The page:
New Delhi: Retaliating against ceasefire violations along Jammu and Kashmir’s Line of Control (LoC), the Indian Army on Thursday killed two Pakistani soldiers in the state’s Bhimber Gali sector.

The Pakistan Army on Thursday resorted to shelling, firing of small arms, automatics and mortars in the Bhimber Gali sector along the Line of Control. The government has already recorded 200 ceasefire violations in 2018 alone. The ceasefire violation was initiated at around 8:45am.

“Pakistan had resorted to unprovoked firing and we gunned down two of their soldiers, which was also confirmed by their side. This kind of tit-for-tat has been going on since December. This has become a routine affair now," an Indian Army official said on condition of anonymity.

Persons familiar with the developments, speaking under condition of anonymity, said army troops were being deployed to Jammu and Kashmir “as more reinforcements are urgently required at the moment." However, a former Indian Army officer, who did not wish to be identified, said these could be routine exercises which are conducted by the army. “These skirmishes have been on since 2003 when Pakistan chose to violate the ceasefire," this former officer said.

A home ministry official said on condition of anonymity that immediate and effective retaliation by the Indian Army and the Border Security Force personnel is carried out during unprovoked fire and ceasefire violations, and that the matter is also taken up with Pakistani authorities.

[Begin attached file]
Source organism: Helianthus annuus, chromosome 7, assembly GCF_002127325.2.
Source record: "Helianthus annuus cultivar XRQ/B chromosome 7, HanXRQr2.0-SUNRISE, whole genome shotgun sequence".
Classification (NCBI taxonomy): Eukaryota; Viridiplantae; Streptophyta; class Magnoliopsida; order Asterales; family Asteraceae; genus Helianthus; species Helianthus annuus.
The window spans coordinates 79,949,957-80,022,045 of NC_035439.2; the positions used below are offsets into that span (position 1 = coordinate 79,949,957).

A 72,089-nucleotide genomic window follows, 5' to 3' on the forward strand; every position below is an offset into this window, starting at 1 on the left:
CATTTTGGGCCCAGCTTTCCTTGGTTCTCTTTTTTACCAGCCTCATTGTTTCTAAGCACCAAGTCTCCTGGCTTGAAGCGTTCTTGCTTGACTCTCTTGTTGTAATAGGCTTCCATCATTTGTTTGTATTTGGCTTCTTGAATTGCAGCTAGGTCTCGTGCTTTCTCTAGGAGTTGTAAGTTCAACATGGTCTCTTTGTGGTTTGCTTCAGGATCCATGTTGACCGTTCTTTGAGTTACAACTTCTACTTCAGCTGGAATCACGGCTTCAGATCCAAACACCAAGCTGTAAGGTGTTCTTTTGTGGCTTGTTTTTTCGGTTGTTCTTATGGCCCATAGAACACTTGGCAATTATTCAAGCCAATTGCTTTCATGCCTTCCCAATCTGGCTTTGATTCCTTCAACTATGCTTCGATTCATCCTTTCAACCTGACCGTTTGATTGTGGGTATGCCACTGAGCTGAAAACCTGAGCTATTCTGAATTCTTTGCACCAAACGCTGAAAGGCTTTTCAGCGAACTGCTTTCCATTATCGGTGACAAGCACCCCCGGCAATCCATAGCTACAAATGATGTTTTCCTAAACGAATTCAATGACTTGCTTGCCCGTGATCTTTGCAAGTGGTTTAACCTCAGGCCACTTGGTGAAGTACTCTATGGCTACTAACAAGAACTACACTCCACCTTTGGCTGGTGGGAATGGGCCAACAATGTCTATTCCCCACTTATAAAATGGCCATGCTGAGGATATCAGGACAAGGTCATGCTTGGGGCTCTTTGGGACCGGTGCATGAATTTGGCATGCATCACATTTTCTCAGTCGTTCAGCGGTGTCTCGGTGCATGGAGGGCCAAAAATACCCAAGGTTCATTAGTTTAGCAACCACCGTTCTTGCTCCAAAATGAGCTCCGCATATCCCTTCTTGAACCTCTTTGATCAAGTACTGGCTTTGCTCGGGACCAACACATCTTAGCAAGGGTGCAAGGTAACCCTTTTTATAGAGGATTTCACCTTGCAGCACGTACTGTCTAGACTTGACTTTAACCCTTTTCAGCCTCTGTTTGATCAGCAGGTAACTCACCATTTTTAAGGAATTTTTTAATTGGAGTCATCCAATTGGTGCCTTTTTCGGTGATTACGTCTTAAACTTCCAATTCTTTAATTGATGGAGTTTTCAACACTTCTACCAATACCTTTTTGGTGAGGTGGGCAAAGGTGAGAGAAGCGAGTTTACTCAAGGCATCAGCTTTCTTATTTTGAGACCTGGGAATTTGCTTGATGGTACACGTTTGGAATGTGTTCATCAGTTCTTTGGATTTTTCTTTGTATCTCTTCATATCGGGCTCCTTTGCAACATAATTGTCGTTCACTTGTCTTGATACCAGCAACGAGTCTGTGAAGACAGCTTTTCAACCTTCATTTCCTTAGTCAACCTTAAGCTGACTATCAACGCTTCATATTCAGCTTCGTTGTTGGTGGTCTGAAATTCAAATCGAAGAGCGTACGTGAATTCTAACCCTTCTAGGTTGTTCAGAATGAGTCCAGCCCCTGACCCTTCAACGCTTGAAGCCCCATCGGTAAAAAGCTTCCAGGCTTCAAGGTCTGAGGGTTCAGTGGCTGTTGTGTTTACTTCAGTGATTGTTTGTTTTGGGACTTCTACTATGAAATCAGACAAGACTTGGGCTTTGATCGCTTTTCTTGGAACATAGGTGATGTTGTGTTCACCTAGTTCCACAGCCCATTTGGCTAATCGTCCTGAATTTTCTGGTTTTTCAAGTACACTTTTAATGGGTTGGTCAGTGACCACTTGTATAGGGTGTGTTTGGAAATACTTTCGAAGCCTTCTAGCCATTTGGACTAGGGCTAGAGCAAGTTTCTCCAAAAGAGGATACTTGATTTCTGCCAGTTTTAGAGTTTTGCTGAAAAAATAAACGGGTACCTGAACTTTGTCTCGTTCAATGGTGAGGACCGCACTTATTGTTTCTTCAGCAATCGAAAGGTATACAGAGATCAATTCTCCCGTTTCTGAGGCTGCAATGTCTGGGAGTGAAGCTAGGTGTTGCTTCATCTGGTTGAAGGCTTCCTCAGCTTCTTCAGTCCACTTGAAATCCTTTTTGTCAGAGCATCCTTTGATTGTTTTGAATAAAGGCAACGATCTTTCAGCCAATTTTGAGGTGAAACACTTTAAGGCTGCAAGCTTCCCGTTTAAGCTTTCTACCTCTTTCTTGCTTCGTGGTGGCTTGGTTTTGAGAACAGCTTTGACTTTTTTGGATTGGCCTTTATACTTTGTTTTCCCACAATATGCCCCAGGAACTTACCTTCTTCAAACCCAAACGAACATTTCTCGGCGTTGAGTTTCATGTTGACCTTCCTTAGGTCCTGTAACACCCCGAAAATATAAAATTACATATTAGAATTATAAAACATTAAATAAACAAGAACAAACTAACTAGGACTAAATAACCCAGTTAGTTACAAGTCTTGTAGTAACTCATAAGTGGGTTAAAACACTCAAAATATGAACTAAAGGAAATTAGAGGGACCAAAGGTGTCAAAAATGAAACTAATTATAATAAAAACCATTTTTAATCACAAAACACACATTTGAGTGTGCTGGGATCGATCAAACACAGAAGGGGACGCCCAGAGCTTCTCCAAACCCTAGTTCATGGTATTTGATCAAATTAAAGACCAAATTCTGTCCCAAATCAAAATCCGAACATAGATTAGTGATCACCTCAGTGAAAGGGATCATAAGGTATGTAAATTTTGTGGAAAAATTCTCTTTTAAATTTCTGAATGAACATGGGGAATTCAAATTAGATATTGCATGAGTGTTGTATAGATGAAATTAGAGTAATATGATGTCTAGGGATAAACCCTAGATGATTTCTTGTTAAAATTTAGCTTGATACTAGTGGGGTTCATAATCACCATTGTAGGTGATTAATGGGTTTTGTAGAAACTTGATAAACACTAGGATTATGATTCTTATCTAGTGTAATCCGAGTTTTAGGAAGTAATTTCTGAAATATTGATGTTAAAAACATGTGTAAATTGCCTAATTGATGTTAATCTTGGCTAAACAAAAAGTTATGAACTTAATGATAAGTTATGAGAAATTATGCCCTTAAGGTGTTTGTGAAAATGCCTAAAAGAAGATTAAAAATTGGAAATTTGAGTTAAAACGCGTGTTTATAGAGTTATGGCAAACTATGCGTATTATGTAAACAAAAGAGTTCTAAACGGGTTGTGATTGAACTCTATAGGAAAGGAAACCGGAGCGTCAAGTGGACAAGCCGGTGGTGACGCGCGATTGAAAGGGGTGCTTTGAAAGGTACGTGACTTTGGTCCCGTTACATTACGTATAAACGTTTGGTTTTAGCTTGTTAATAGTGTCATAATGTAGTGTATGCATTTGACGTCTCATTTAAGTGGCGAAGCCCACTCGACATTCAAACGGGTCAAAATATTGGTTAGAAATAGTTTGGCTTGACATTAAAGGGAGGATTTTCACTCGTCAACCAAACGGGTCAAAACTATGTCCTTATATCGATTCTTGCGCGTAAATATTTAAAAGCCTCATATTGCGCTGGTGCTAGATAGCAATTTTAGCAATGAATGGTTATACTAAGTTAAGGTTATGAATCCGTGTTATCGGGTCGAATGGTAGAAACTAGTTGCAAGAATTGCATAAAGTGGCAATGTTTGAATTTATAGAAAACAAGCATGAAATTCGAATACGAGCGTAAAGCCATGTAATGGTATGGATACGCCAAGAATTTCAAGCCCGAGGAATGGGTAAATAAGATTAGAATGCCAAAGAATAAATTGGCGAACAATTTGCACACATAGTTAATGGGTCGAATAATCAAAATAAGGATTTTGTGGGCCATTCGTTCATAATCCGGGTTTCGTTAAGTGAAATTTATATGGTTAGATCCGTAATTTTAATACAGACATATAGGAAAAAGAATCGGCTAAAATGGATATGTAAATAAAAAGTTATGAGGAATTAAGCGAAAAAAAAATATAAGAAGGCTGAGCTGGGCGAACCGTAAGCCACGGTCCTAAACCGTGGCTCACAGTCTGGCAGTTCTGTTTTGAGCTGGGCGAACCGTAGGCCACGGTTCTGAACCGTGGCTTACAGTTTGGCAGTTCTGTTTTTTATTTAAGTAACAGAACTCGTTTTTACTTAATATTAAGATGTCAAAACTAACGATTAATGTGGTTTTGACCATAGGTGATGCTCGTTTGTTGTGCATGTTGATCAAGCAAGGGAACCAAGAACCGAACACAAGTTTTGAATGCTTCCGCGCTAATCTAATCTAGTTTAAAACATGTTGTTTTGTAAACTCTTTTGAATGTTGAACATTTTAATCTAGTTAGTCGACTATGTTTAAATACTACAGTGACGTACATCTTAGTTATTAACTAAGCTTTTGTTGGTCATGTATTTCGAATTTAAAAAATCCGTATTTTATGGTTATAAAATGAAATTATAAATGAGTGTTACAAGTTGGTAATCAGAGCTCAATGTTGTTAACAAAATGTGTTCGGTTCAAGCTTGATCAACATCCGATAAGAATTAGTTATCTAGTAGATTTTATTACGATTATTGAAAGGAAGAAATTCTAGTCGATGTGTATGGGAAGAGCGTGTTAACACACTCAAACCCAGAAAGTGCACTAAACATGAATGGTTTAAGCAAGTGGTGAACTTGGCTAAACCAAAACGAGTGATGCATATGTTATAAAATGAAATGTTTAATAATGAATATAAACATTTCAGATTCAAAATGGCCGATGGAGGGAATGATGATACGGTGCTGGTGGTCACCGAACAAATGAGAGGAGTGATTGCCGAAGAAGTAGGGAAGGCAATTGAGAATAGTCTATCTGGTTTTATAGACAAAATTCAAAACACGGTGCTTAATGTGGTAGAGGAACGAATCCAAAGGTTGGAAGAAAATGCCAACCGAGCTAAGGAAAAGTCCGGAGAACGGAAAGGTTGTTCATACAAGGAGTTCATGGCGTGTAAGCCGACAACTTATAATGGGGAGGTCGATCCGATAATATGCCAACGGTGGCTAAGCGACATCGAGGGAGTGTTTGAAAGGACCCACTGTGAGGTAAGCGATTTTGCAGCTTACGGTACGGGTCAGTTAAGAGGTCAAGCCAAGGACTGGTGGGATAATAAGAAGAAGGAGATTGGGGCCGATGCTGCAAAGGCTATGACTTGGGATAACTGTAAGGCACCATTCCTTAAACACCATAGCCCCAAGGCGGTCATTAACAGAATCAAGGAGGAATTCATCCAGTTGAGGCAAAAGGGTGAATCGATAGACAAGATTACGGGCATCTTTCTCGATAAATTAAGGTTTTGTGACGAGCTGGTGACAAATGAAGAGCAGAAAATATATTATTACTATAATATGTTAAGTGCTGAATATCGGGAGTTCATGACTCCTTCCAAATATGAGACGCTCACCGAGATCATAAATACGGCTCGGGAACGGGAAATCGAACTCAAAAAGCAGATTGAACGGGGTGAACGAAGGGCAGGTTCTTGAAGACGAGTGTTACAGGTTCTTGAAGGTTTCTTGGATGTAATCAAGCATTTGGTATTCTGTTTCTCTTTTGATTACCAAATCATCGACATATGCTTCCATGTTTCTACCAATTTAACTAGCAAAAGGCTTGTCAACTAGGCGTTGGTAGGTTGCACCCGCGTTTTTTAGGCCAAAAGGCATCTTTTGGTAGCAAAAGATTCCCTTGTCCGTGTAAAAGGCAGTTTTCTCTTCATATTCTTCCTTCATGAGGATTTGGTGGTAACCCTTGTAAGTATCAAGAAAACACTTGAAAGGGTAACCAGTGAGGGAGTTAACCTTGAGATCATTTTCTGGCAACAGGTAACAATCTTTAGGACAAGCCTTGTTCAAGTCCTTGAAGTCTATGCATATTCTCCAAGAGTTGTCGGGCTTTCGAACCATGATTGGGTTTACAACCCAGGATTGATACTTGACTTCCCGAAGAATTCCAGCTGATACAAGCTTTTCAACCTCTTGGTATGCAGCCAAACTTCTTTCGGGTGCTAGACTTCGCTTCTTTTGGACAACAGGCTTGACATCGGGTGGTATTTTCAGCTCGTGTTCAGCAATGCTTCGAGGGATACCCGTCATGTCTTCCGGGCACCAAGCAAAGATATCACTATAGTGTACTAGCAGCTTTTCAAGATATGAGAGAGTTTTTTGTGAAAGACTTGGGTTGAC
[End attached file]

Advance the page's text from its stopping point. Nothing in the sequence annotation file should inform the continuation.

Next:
An intelligence official said with the snow melting, not only was it indicative of cover fire being given to nearly 300 terrorists who were waiting to infiltrate into Kashmir, it was also a method to keep the Indian Army psychologically engaged at the LoC.

“At the moment, the situation has escalated. Pakistan has taken to using loudspeakers to tell people to clear out from the areas. It is currently engaging in psychological warfare and it will never escalate matters to a full-blown artillery battle because our military might is far greater," the official said on condition of anonymity.

According to the centre’s statistics, increased shelling by Pakistan since 14 February has left 19 Indians dead, of whom 10 are security personnel while nine are civilians. Another 80 people have been injured.

A defence expert said even though ceasefire violations had increased since 2003, India’s surgical strike in September 2016 had irked Pakistan, which was now trying to cause frequent Indian casualties on a small scale.

“Since the surgical strike, both sides have stepped up firing. Pakistan targets the Hindu-dominated villages in J&K or tries to create small-scale casualties by striking the Indian Army and we in turn strike their posts and by default, their villages get targeted too. India only has the option of a limited engagement with Pakistan in J&K," said Lt. Gen (retd) H.S Panag.

The government’s records also show that Pakistan violated the ceasefire 840 times in 2017, and that since the beginning of this year it has been responsible for 200 violations.

Meanwhile, Indian deputy high commissioner in Islamabad J.P. Singh was summoned by the Pakistan foreign office on Thursday to protest against the cross-border fire, a person aware of the development said.

“The deliberate targeting of civilian populated areas is indeed deplorable and contrary to human dignity, international human rights and humanitarian laws. The ceasefire violations by India are a threat to regional peace and security and may lead to a strategic miscalculation," the Pakistan foreign office said in a statement, on Thursday evening.

Elizabeth Roche contributed to this story.